Like most things, air travel has been done tremendously dirty by the coronavirus, forcing many airlines to ground at least some of their precious planes until people feel comfortable enough to set foot outside again. The airlines themselves are, naturally, freaking the fuck out, pleading for even more bailout money on top of the mammoth bailout mountain they already have coming. And frankly, so am I, because the thought of flying on a plane that just spent months accumulating dust and grime in some random desert hanger is horrible and terrifying.
But apparently, my post-coronavirus flying fears are largely unwarranted. “Any aircraft that carries passengers must meet or exceed the maintenance standards set by its national or regional safety regulator,” explains Henry Harteveldt, travel industry analyst and president of the Atmosphere Research Group. “If a U.S. airline stores an aircraft for an extended period of time, it must ensure that the plane meets or exceeds the Federal Aviation Administration’s maintenance standards before returning to scheduled service. These standards cover the plane’s key systems and components, such as engines, flight controls, avionics, hydraulic and electrical systems, and safety equipment, such as the cabin oxygen system. The aircraft must also be brought up-to-date with any Airworthiness Directives the FAA may have issued while the aircraft was out of service.”
Ross Aimer, CEO of Aero Consulting Experts, concurs, emphasizing the rigor of these standards. “Major airlines in the U.S. follow very strict FAA regulations and guidelines in respect to maintaining their grounded fleet, commonly known as Pickling,” he explains. “During grounding, the aircraft is still maintained and receives certain checks. Before being returned to service, the plane also goes through a series of checks.” If you want more specifics, Boeing was forced to ground some planes last August after two fatal crashes, and legions of maintenance workers were required to keep them lubricated, rotate their tires, remove any wild animals, scan them for corrosion, move them out of daily sun and nightly cold, among other arduous tasks.
Now, while all of that might mean planes will be generally safe when we start flying more frequently again, you should still expect some changes, temporary and possibly lasting, to air travel in general after the coronavirus. One change could be that there might be fewer flights. “If a plane has been out of service for several months, it may take the airline time to get it ready for passenger service, based on its maintenance facilities and number of mechanics that work for the airline, or access to FAA-authorized and approved third-party maintenance, repair and overhaul (MRO) facilities,” Harteveldt explains.
Put simply, these grounded flights could take some time to get up and running again. That said, economic distress and lingering coronavirus fears are expected to stop people from traveling much for a good while, anyway.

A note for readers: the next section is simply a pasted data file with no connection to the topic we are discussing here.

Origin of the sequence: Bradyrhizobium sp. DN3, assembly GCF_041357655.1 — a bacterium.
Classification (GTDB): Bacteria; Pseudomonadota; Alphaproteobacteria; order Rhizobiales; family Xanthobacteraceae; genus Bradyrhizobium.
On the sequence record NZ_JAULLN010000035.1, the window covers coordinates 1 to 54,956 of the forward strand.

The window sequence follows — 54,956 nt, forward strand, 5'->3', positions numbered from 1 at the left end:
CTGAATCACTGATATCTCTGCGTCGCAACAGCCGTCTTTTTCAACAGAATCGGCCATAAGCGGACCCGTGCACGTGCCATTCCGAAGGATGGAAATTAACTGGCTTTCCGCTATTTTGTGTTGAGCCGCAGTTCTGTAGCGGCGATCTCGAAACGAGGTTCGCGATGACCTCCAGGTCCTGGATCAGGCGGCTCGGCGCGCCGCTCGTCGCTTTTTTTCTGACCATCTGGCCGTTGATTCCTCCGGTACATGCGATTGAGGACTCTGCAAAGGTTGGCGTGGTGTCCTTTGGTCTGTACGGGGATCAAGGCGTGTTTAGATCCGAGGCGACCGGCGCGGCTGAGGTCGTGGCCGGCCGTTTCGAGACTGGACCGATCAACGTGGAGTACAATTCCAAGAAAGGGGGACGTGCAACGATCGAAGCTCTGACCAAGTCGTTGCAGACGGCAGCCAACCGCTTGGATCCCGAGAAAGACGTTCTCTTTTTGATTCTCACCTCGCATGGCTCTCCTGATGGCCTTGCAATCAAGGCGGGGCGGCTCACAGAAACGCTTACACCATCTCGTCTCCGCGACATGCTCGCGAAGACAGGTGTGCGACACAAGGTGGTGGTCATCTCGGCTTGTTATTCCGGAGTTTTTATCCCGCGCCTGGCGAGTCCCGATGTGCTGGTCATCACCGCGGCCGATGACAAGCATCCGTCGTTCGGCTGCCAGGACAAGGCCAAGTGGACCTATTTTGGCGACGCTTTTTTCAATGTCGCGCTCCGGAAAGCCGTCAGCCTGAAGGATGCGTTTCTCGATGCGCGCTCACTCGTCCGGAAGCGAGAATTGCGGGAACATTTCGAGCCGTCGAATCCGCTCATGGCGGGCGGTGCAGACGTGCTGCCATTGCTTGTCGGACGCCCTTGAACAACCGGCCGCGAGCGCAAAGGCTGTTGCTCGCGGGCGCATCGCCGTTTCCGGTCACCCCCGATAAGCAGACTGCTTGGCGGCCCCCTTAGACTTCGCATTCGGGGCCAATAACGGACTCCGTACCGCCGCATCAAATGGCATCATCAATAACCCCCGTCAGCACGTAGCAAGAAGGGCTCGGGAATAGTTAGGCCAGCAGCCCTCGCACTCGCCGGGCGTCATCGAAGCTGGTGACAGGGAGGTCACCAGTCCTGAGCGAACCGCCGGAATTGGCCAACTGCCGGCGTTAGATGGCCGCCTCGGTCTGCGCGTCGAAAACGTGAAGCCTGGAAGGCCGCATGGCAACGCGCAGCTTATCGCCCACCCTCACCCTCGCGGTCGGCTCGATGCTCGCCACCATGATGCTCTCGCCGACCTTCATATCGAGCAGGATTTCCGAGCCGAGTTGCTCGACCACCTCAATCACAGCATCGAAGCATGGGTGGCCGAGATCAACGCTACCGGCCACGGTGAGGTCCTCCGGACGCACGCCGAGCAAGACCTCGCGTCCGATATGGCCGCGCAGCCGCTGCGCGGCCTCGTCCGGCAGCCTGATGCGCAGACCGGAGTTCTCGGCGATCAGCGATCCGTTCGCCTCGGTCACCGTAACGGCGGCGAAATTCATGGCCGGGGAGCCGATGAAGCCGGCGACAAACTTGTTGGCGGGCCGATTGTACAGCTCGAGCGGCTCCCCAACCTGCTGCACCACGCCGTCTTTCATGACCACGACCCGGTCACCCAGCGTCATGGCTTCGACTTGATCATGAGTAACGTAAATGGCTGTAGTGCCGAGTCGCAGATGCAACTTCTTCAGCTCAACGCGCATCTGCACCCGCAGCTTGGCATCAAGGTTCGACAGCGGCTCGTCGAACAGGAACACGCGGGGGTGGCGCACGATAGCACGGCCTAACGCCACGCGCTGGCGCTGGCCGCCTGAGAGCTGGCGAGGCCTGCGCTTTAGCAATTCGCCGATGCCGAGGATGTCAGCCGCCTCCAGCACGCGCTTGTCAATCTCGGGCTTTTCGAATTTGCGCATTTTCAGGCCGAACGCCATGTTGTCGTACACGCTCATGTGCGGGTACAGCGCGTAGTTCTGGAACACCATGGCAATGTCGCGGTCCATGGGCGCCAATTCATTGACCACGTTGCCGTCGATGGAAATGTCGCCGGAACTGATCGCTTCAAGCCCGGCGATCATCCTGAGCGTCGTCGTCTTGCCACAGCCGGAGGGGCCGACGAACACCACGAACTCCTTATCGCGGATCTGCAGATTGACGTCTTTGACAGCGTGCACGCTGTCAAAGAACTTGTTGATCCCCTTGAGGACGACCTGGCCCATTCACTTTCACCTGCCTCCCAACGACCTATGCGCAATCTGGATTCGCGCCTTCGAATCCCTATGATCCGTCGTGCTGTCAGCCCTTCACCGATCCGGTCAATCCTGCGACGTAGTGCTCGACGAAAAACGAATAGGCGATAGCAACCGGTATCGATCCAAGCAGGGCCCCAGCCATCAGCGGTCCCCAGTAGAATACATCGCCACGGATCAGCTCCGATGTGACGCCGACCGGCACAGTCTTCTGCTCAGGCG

Maintenance aside, planes being out of the skies can result in airlines losing their choice flight slots, another factor that might result in fewer flights. You may have heard about how airlines have been sending out ghost flights, where planes fly their routes without passengers. This is usually because worldwide flying is a highly synchronized business that relies on planes flying the routes they were supposed to fly, or else another airline might snag that route, leaving the first airline with one less spot to make money on. However, in an effort to stop airlines from wasting fuel and cash on empty planes, legislation has been put forward to help them maintain their routes during the coronavirus outbreak — and hopefully keep them flying those same routes when we all get up and running again. While they work on that, you can expect more flexibility with rebooking and cancellations until the coronavirus panic is long gone.
Another possible change: Several large airlines have already stopped serving drinks and snacks on their planes, especially on shorter flights, to pinch pennies and keep flight attendants from spreading the virus. The airlines are suggesting that these changes are meant to be temporary, but you can definitely expect both airlines and travelers to be much more cautious about the spread of germs in the future, and that could mean saying goodbye to your beloved midair ginger ale.
On the bright side, for passengers at least, some airlines might be pushed to retire their older, uncomfortable, inefficient planes because of the lack of business right now and the unaffordable cost of grounding them — remember, planes require loads of costly maintenance, even while grounded. Some airlines are even desperately cannibalizing parts from their grounded planes to save on buying new parts right now. Fingers crossed that this will encourage airlines to invest in new and improved planes in the near future.
In the end, though, all of these potential changes depend on the length of this pandemic, as well as the economic and social outcomes, none of which anyone can speak to with much certainty right now. If we stay inside for too long, more and more airplanes will need to be grounded, which means fewer flights in the long run. But if we can get the coronavirus under control and return to our normal lives with some swiftness, airlines could relatively quickly return to the same old, same old.
Whatever happens, for what airlines normally charge so we can be crammed into a crowded plane, continuing to serve ginger ale is the least they could do.
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